Reloading For Sporting Clays And The 391

Howdy Bruce,

Thank You again for taking the time to answer my question about the Gas Guzzlers. I FULLY understand what you meant by “it not making sense to go into talking about the advantages of semi-autos here”. I can only imagine how many times you’ve tried to tell a new shooter like myself that semi-autos are the way to go, but it was like arguing with a brick wall.

But there is good news!! I am a different kind of brickwall. One that sometimes listens, but better yet understands what you’re getting at. So that brings me to the asking point again.

Where is a good source of info. for how to reload shotgun shells to change their pattern and do the other things needed to help the semiauto compete w/ the dual choke system?

thanks again,


Dear Wes,

One perceived disadvantage that single barrel guns have in sporting clays is that they only have one choke. This disadvantage is highly over rated, usually mostly of a concern to newer shooters. A good course designer will never give you a ten yard rabbit and a 40 yard crosser on report. That’s just mickey mouse course design and the better designers have long ago given up on that kind of junk.

Most properly designed stations can easily be shot with the same choke/shell combination. A few might be optimized with different chokes/shells. When that occurs, my standard rule of thumb is to set the gun up with the choke and shell optimized for the longer target. For the shorter target I will open my pattern with a spreader load. Note that I do NOT pick the choke that splits the difference between the near and far shot. I choke properly for the far shot.

For reloading, the most reliable spreader mechanisms I have found have been the Poly-wad “Spred-R” inserts from Jay Menafee at Polywad. (Polywad Spred-R, PO Box 7916, Macon, GA 31209, tel:800-913-9310). These are little discs with a tail, much like an umbrella or patio table. They are installed in the reloading process after the shot drop, but before the first crimp station. Full instructions come with the inserts. Though a little slower than loading a conventional shell, they don’t take too much longer and you don’t need that many of them anyway.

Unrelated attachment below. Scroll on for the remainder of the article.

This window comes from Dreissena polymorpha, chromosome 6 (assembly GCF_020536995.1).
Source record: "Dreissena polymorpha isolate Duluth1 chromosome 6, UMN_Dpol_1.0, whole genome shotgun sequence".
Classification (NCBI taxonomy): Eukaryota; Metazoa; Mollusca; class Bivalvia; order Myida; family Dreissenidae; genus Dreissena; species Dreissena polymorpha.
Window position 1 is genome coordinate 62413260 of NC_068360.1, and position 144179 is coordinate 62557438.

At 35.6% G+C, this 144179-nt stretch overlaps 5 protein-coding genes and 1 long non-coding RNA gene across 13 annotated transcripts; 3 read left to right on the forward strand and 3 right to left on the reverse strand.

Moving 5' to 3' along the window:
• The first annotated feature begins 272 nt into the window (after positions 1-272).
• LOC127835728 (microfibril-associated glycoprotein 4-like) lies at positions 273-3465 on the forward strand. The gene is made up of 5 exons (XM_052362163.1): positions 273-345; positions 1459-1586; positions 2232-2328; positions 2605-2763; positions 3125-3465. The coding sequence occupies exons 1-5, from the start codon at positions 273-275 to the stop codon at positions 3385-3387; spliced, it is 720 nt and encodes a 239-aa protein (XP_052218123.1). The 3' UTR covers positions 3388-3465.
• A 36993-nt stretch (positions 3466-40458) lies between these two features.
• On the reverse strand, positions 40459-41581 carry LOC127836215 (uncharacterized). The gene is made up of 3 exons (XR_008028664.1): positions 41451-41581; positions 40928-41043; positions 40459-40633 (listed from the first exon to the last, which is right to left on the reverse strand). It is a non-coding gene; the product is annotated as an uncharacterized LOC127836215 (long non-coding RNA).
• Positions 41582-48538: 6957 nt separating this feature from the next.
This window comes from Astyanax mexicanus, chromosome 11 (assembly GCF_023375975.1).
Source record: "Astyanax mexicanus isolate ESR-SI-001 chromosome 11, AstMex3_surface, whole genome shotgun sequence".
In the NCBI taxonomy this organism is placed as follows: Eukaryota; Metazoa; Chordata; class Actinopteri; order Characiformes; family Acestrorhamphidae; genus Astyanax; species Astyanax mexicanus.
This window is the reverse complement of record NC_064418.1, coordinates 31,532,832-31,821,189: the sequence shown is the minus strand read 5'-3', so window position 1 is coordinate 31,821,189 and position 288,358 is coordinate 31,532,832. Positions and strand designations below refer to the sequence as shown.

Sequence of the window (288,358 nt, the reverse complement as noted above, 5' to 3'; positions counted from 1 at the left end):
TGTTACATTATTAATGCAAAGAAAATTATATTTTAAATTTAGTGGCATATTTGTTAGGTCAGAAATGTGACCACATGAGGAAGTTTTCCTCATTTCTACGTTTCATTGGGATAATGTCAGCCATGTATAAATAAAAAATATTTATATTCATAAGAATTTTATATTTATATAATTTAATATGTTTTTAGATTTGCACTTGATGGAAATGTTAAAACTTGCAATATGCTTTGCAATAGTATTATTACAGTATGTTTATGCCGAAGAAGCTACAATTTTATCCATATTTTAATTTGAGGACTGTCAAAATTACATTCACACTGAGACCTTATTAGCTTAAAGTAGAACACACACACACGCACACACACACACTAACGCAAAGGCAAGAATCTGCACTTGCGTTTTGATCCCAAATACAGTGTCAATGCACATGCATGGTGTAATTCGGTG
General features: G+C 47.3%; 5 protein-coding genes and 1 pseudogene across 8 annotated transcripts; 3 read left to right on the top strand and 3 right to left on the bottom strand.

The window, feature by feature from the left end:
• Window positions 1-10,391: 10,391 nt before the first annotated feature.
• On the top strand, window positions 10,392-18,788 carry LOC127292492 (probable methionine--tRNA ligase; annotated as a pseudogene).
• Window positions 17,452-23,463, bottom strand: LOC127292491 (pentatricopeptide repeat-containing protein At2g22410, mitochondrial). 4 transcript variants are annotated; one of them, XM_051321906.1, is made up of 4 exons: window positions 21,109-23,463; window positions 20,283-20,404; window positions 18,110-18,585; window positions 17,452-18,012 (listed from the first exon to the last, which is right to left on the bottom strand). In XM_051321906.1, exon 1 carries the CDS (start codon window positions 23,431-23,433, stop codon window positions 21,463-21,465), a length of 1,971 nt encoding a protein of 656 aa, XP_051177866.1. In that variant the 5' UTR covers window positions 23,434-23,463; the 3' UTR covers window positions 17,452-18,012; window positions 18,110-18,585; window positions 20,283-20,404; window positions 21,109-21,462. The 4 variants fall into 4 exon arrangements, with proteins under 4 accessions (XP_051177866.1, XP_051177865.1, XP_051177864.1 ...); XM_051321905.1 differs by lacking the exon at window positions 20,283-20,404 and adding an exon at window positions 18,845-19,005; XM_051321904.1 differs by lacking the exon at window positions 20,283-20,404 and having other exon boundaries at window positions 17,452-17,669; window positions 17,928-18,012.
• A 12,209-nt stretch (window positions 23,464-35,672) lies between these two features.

In 12 gauge, there are two kinds of Spred-R inserts. One has three holes in the disc and is intended to open the pattern by one degree of choke (say Mod to IC), the other insert has a solid disc and is intended to open the pattern two degrees of choke (from Full to about IC). In my experience, testing them in my Beretta 303 with factory chokes, the Spred-R inserts have worked remarkably well. I’ve been using them for at least 15 years. Get some and try them out in your own gun. Just be aware that patterns from standard shells can vary as much as a full choke designation just on shell to shell variation within shells from the same box. Shotgun patterns aren’t all that precise. Take enough patterns to get an average, not just one or two.

You’ll find that I have mentioned them and alternative spreader load methods frequently. After trying everything that I could find on the market, I still stick with Spred-R inserts as I find them the most reliable. Polywad also makes a factory spreader load if you don’t reload.

Best regards,

Bruce Buck
The Technoid writing for Shotgun Report, LLC
(Often in error. Never in doubt.)

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